By Soroor Ahmed
While discussing the Citizenship Amendment Act many public opinion-makers in India got confused between the constitutionally granted rights to Shias in Pakistan and violence perpetrated on them by extremist elements of that country, whose Father of Nation is Mohammad Ali Jinnah, who himself comes from this minority sect of Muslims. In the process of espousing the cause of minorities in Pakistan these experts mixed the case of Shias with Ahmediyas, who were declared by its Parliament as non-Muslims on Sep 7, 1974. Thus, Shias like any other Pakistani can hold the position of President and Prime Minister while Ahmediyas are constitutionally denied this right.
Shias still hold top positions in that country. General Yahya Khan, the then dictator was a Shia so was Zulfikar Ali Bhutto, the Prime Minister of Pakistan between 1973 and 1977. His wife Nusrat Bhutto, born in Iran, was also a Shia and so by that logic was Benazir Bhutto. The Armed Forces chief during 1965 war with India, General Musa Khan also belonged to this minority sect of Muslims.
Interestingly, the largest religious party, Jamaat-e-Islami Pakistan backed Fatima Jinnah, the sister of Mohammad Ali Jinnah, against Field Marshal Ayub Khan in Presidential election in early 1960s.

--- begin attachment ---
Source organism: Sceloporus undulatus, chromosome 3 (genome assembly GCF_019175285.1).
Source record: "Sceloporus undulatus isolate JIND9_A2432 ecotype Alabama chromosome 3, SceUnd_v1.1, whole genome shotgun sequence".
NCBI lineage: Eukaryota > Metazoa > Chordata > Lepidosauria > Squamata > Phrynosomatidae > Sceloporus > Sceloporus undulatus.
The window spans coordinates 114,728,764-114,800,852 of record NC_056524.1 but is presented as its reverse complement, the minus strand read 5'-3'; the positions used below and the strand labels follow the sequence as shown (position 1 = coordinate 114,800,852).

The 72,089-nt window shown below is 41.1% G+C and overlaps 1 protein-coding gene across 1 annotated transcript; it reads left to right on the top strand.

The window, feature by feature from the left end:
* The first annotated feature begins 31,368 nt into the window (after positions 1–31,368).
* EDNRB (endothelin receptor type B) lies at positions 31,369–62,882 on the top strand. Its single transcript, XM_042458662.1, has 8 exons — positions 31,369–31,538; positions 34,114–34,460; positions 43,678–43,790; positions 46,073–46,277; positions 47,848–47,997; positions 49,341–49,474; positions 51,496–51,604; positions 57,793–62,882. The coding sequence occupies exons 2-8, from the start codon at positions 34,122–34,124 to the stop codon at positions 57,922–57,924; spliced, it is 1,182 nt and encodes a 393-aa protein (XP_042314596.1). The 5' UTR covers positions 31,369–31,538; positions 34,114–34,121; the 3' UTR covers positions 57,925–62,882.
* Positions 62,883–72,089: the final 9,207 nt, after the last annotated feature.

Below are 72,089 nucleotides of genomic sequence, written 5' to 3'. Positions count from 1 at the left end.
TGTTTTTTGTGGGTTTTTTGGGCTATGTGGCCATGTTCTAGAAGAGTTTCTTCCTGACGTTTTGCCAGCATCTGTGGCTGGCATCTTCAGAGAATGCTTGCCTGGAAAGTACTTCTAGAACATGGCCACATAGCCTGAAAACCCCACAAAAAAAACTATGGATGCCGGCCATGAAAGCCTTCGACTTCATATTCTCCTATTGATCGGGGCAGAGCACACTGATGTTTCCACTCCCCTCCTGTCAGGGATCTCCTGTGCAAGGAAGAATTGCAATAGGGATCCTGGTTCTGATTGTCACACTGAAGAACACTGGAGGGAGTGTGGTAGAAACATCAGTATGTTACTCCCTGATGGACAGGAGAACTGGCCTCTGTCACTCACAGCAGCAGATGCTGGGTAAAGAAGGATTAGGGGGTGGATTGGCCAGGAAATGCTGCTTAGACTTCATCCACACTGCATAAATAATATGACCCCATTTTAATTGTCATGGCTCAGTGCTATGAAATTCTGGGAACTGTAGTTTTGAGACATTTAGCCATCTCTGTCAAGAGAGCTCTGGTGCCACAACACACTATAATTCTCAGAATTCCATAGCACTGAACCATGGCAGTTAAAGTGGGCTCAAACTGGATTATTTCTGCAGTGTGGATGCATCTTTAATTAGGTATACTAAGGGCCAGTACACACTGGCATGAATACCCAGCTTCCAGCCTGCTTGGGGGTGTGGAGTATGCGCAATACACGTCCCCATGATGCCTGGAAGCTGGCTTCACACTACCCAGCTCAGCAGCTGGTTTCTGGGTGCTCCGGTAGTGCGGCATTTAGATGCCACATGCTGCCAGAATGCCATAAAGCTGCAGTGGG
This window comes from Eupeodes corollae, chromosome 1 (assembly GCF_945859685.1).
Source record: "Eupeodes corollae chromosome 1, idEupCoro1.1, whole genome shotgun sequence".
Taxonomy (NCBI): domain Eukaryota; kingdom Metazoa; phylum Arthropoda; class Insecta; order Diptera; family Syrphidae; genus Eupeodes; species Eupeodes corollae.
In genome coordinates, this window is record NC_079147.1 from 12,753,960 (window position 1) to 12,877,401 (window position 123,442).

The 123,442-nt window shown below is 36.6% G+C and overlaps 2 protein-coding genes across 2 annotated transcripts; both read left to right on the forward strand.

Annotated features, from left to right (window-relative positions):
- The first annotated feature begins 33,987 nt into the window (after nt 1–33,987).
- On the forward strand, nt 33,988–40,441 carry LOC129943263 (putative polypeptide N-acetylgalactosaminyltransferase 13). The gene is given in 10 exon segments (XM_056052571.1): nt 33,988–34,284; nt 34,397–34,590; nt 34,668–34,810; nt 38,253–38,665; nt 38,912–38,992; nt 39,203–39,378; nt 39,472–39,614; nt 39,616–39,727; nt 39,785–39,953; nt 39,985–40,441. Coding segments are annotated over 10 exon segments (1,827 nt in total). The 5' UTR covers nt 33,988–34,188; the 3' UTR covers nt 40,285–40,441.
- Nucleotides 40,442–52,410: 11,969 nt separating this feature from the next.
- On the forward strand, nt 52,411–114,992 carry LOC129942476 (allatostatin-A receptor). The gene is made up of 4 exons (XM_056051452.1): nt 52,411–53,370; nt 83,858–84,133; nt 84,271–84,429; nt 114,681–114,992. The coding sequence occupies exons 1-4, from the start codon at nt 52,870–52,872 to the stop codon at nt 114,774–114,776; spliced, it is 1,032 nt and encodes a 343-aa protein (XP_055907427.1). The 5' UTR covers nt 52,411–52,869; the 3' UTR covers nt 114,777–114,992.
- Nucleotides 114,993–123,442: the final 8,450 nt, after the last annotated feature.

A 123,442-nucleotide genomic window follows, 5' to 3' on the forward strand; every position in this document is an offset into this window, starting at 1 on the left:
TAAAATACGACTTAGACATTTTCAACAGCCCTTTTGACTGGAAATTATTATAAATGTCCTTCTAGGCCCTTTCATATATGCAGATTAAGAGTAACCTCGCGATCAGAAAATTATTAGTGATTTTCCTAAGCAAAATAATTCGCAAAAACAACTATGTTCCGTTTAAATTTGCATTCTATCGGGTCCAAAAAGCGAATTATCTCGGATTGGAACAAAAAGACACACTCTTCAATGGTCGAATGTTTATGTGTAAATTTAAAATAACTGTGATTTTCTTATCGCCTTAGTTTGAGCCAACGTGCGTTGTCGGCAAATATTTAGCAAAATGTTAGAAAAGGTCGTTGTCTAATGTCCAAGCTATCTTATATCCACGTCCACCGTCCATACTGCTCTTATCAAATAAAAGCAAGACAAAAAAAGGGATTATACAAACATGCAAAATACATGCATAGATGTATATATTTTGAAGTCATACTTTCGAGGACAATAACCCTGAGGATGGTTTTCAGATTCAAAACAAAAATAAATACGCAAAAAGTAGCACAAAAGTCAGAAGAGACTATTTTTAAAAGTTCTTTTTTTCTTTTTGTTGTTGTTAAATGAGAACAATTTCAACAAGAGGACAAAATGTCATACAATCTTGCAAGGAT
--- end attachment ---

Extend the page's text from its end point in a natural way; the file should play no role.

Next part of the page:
The constitution of Pakistan came into existence in 1973 when Zulfikar Ali Bhutto was at the helm of affairs.
Ironically, Ahmediyas were declared as non-Muslims by not any military dictator of Pakistan but by the Parliament in which Bhutto’s party Peoples Party of Pakistan was in complete majority. Bhutto might have buckled under pressure from the religious parties but he always took credit for this action. After all, both Sunnis and Shias of Pakistan largely supported Bhutto’s move. Thus Ahmediyas were declared non-Muslim when a Shia was the Prime Minister of the country.
Yet Pakistanis are divided on the issue of treatment to Ahmediyas. While there are many who say that as a minority Ahmediyas have every right to live in Pakistan and enjoy their other rights as citizens, there are others who detest them on the ground that they do not recognize Prophet Mohammad (PBUH) as the last Messenger of God.
What comes out from the 72-year old history of Pakistan is that the people in general do not discriminate when it comes to leading the country. No Sunnis of Pakistan ever accuse Jinnah of being a Shia: nor does anyone blame Yahya Khan of letting down the country in 1971 because he belonged to that sect. Bhuttos, both father and daughter, perhaps have larger Sunni support base than Shia.
Similarly, when it comes to leading the country most Pakistani leaders have come above the sectarian divide. In return the Shia leaders had always indulged in mainstream politics.
For example, if father Zulfikar was responsible for declaring Ahmediyas as non-Muslims, it was during the tenure of daughter Benazir that Taleban came to power in Afghanistan on Sep 26, 1996. And everyone knows as to who backed Taleban in that country.
Another irony of sectarian politics is that when Taleban came to power in Afghanistan they were accused of suppressing Hazaras of that country who are Shias. Taleban killed several Iranians in Mazar-e-Sharif, a city in northern Afghanistan.
Today the same Sunni Taleban has a good relationship with Iran, a Shia-dominated country.